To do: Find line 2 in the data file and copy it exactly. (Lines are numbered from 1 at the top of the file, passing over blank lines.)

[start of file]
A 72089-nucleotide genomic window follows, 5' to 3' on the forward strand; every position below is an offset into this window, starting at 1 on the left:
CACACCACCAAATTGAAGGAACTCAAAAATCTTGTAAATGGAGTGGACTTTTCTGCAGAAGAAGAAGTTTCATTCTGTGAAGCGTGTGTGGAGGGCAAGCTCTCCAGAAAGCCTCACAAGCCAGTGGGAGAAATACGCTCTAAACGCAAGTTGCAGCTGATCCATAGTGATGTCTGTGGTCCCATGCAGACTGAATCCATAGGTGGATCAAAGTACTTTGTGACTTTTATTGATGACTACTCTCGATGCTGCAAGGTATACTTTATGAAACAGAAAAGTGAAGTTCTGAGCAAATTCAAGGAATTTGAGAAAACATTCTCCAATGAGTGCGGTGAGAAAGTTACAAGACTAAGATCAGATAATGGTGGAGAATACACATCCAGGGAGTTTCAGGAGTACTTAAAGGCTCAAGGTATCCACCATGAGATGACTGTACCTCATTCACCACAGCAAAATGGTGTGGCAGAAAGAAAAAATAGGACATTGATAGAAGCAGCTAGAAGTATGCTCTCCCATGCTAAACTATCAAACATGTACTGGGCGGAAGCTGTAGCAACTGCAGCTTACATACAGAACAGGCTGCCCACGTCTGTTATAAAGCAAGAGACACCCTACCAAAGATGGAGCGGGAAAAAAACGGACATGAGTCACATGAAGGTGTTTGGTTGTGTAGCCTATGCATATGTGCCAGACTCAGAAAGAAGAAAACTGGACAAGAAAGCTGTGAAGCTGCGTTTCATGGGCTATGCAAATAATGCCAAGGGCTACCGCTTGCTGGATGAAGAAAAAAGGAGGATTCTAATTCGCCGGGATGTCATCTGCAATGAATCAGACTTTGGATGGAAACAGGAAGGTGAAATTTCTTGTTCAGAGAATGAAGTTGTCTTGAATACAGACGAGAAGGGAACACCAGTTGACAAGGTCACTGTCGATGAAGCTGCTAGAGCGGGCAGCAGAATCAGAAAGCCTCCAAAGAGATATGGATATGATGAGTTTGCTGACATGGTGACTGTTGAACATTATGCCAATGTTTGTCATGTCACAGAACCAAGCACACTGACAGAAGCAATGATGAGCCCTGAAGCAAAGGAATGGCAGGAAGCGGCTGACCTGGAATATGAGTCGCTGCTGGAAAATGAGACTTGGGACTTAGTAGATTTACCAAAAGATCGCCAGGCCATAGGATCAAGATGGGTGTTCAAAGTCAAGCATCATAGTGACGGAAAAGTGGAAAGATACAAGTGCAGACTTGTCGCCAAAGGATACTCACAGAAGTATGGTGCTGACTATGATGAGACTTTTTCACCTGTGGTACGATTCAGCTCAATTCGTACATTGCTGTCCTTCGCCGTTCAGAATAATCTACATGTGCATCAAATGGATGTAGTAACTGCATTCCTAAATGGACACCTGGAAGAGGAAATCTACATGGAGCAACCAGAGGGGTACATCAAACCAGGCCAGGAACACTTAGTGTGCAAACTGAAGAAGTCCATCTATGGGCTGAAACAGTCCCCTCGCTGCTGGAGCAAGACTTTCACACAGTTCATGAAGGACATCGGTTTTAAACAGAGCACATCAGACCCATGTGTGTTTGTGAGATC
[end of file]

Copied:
CACACCACCAAATTGAAGGAACTCAAAAATCTTGTAAATGGAGTGGACTTTTCTGCAGAAGAAGAAGTTTCATTCTGTGAAGCGTGTGTGGAGGGCAAGCTCTCCAGAAAGCCTCACAAGCCAGTGGGAGAAATACGCTCTAAACGCAAGTTGCAGCTGATCCATAGTGATGTCTGTGGTCCCATGCAGACTGAATCCATAGGTGGATCAAAGTACTTTGTGACTTTTATTGATGACTACTCTCGATGCTGCAAGGTATACTTTATGAAACAGAAAAGTGAAGTTCTGAGCAAATTCAAGGAATTTGAGAAAACATTCTCCAATGAGTGCGGTGAGAAAGTTACAAGACTAAGATCAGATAATGGTGGAGAATACACATCCAGGGAGTTTCAGGAGTACTTAAAGGCTCAAGGTATCCACCATGAGATGACTGTACCTCATTCACCACAGCAAAATGGTGTGGCAGAAAGAAAAAATAGGACATTGATAGAAGCAGCTAGAAGTATGCTCTCCCATGCTAAACTATCAAACATGTACTGGGCGGAAGCTGTAGCAACTGCAGCTTACATACAGAACAGGCTGCCCACGTCTGTTATAAAGCAAGAGACACCCTACCAAAGATGGAGCGGGAAAAAAACGGACATGAGTCACATGAAGGTGTTTGGTTGTGTAGCCTATGCATATGTGCCAGACTCAGAAAGAAGAAAACTGGACAAGAAAGCTGTGAAGCTGCGTTTCATGGGCTATGCAAATAATGCCAAGGGCTACCGCTTGCTGGATGAAGAAAAAAGGAGGATTCTAATTCGCCGGGATGTCATCTGCAATGAATCAGACTTTGGATGGAAACAGGAAGGTGAAATTTCTTGTTCAGAGAATGAAGTTGTCTTGAATACAGACGAGAAGGGAACACCAGTTGACAAGGTCACTGTCGATGAAGCTGCTAGAGCGGGCAGCAGAATCAGAAAGCCTCCAAAGAGATATGGATATGATGAGTTTGCTGACATGGTGACTGTTGAACATTATGCCAATGTTTGTCATGTCACAGAACCAAGCACACTGACAGAAGCAATGATGAGCCCTGAAGCAAAGGAATGGCAGGAAGCGGCTGACCTGGAATATGAGTCGCTGCTGGAAAATGAGACTTGGGACTTAGTAGATTTACCAAAAGATCGCCAGGCCATAGGATCAAGATGGGTGTTCAAAGTCAAGCATCATAGTGACGGAAAAGTGGAAAGATACAAGTGCAGACTTGTCGCCAAAGGATACTCACAGAAGTATGGTGCTGACTATGATGAGACTTTTTCACCTGTGGTACGATTCAGCTCAATTCGTACATTGCTGTCCTTCGCCGTTCAGAATAATCTACATGTGCATCAAATGGATGTAGTAACTGCATTCCTAAATGGACACCTGGAAGAGGAAATCTACATGGAGCAACCAGAGGGGTACATCAAACCAGGCCAGGAACACTTAGTGTGCAAACTGAAGAAGTCCATCTATGGGCTGAAACAGTCCCCTCGCTGCTGGAGCAAGACTTTCACACAGTTCATGAAGGACATCGGTTTTAAACAGAGCACATCAGACCCATGTGTGTTTGTGAGATC